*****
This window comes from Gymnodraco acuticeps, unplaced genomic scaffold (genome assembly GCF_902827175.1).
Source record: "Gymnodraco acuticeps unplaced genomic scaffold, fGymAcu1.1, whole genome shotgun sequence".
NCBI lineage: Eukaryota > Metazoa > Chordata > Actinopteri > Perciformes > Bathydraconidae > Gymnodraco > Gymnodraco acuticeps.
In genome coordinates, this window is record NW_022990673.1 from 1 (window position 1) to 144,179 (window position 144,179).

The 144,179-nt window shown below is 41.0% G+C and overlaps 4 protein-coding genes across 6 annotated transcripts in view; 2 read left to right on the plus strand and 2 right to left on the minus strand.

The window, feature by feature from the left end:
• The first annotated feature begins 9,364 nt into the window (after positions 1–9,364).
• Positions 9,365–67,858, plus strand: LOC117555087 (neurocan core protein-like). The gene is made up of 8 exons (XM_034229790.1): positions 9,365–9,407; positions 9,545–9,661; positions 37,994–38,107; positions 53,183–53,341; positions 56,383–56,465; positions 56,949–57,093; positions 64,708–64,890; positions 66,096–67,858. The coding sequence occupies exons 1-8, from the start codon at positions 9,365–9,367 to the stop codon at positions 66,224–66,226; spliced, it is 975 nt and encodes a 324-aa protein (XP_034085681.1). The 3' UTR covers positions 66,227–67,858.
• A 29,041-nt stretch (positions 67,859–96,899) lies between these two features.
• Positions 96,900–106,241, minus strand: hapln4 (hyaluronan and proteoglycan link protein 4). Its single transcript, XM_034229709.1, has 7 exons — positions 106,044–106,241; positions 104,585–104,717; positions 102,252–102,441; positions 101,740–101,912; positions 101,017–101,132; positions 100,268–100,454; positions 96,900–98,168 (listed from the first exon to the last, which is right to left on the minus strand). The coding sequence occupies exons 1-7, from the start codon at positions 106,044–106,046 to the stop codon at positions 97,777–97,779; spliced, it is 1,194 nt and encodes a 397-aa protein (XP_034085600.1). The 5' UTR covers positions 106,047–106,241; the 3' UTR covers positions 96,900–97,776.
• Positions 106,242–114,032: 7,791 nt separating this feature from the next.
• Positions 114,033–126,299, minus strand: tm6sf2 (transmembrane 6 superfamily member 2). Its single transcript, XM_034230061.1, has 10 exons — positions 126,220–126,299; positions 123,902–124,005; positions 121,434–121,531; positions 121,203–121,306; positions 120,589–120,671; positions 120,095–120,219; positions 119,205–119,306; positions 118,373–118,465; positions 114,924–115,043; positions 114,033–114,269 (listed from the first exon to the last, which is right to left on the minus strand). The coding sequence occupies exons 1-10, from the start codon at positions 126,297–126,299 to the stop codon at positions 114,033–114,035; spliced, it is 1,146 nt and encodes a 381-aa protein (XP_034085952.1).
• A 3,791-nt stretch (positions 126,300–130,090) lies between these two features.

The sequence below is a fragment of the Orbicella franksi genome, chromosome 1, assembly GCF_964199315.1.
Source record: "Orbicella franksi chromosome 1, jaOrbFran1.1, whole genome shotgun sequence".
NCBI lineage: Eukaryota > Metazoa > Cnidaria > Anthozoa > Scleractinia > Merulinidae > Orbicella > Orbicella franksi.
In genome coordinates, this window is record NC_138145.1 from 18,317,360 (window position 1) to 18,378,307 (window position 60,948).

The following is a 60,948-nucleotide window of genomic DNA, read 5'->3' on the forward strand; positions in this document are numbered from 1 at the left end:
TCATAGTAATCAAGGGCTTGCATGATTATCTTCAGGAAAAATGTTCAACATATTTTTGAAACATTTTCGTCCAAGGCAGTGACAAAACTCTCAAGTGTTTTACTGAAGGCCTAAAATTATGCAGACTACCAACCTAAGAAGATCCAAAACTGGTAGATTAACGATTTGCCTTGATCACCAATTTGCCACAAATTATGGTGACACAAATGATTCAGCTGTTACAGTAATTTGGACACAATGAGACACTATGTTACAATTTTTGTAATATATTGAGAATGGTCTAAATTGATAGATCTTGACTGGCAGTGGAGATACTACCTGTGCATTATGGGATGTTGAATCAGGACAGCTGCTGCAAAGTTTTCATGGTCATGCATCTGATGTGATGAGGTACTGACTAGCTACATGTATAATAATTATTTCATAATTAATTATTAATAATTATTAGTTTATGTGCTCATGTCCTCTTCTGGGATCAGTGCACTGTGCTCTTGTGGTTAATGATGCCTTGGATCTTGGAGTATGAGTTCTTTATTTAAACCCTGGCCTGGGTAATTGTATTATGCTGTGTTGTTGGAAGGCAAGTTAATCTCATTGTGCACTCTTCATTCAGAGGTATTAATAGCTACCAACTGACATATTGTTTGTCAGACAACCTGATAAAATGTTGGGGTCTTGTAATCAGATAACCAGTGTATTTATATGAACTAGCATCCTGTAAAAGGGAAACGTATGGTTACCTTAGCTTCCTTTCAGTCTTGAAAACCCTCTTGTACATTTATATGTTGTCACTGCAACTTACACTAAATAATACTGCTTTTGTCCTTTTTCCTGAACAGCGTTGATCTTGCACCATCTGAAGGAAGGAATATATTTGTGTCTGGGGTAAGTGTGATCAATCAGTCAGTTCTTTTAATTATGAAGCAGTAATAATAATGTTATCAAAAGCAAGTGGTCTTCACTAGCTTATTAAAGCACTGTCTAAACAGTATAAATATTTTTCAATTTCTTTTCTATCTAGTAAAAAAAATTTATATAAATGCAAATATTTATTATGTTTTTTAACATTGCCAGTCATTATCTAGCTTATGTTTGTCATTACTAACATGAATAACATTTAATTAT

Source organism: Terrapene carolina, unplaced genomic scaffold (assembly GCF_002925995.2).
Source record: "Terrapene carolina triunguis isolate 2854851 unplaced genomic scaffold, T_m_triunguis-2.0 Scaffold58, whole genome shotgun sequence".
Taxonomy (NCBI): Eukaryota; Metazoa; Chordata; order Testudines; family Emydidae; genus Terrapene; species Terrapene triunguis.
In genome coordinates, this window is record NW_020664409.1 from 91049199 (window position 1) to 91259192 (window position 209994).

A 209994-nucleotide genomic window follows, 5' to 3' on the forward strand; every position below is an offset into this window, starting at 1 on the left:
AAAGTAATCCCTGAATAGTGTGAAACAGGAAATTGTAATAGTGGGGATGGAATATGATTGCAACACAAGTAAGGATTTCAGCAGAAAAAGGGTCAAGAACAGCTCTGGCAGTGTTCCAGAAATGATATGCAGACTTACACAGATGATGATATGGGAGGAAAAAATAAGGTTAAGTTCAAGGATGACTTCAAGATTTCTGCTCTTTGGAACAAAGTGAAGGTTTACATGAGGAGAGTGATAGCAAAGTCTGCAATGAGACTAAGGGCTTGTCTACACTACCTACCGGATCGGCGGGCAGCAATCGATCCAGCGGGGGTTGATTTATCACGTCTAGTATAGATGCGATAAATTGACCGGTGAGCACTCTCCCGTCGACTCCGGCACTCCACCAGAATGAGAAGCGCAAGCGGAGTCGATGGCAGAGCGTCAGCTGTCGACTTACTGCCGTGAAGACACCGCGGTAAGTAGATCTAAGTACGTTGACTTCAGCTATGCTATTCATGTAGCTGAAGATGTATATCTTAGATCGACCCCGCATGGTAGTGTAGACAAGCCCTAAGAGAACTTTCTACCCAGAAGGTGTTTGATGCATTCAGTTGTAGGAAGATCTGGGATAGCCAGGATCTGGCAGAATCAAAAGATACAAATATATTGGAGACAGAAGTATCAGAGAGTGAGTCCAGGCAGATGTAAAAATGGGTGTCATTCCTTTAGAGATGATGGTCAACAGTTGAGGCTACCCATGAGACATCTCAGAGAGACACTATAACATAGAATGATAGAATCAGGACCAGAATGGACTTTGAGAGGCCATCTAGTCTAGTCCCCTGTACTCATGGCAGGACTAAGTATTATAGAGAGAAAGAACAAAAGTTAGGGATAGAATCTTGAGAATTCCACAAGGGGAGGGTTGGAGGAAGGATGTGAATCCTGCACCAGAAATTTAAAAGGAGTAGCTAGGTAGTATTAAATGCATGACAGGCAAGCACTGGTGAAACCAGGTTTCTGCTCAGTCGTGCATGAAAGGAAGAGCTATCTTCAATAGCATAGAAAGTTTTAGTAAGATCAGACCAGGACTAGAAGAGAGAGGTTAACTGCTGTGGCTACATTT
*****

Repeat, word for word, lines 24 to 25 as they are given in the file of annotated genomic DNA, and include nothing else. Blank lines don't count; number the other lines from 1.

A 209994-nucleotide genomic window follows, 5' to 3' on the forward strand; every position below is an offset into this window, starting at 1 on the left:
AAAGTAATCCCTGAATAGTGTGAAACAGGAAATTGTAATAGTGGGGATGGAATATGATTGCAACACAAGTAAGGATTTCAGCAGAAAAAGGGTCAAGAACAGCTCTGGCAGTGTTCCAGAAATGATATGCAGACTTACACAGATGATGATATGGGAGGAAAAAATAAGGTTAAGTTCAAGGATGACTTCAAGATTTCTGCTCTTTGGAACAAAGTGAAGGTTTACATGAGGAGAGTGATAGCAAAGTCTGCAATGAGACTAAGGGCTTGTCTACACTACCTACCGGATCGGCGGGCAGCAATCGATCCAGCGGGGGTTGATTTATCACGTCTAGTATAGATGCGATAAATTGACCGGTGAGCACTCTCCCGTCGACTCCGGCACTCCACCAGAATGAGAAGCGCAAGCGGAGTCGATGGCAGAGCGTCAGCTGTCGACTTACTGCCGTGAAGACACCGCGGTAAGTAGATCTAAGTACGTTGACTTCAGCTATGCTATTCATGTAGCTGAAGATGTATATCTTAGATCGACCCCGCATGGTAGTGTAGACAAGCCCTAAGAGAACTTTCTACCCAGAAGGTGTTTGATGCATTCAGTTGTAGGAAGATCTGGGATAGCCAGGATCTGGCAGAATCAAAAGATACAAATATATTGGAGACAGAAGTATCAGAGAGTGAGTCCAGGCAGATGTAAAAATGGGTGTCATTCCTTTAGAGATGATGGTCAACAGTTGAGGCTACCCATGAGACATCTCAGAGAGACACTATAACATAGAATGATAGAATCAGGACCAGAATGGACTTTGAGAGGCCATCTAGTCTAGTCCCCTGTACTCATGGCAGGACTAAGTATTATAGAGAGAAAGAACAAAAGTTAGGGATAGAATCTTGAGAATTCCACAAGGGGAGGGTTGGAGGAAGGATGTGAATCCTGCACCAGAAATTTAAAAGGAGTAGCTAGGTAGTATTAAATGCATGACAGGCAAGCACTGGTGAAACCAGGTTTCTGCTCAGTCGTGCATGAAAGGAAGAGCTATCTTCAATAGCATAGAAAGTTTTAGTAAGATCAGACCAGGACTAGAAGAGAGAGGTTAACTGCTGTGGCTACATTT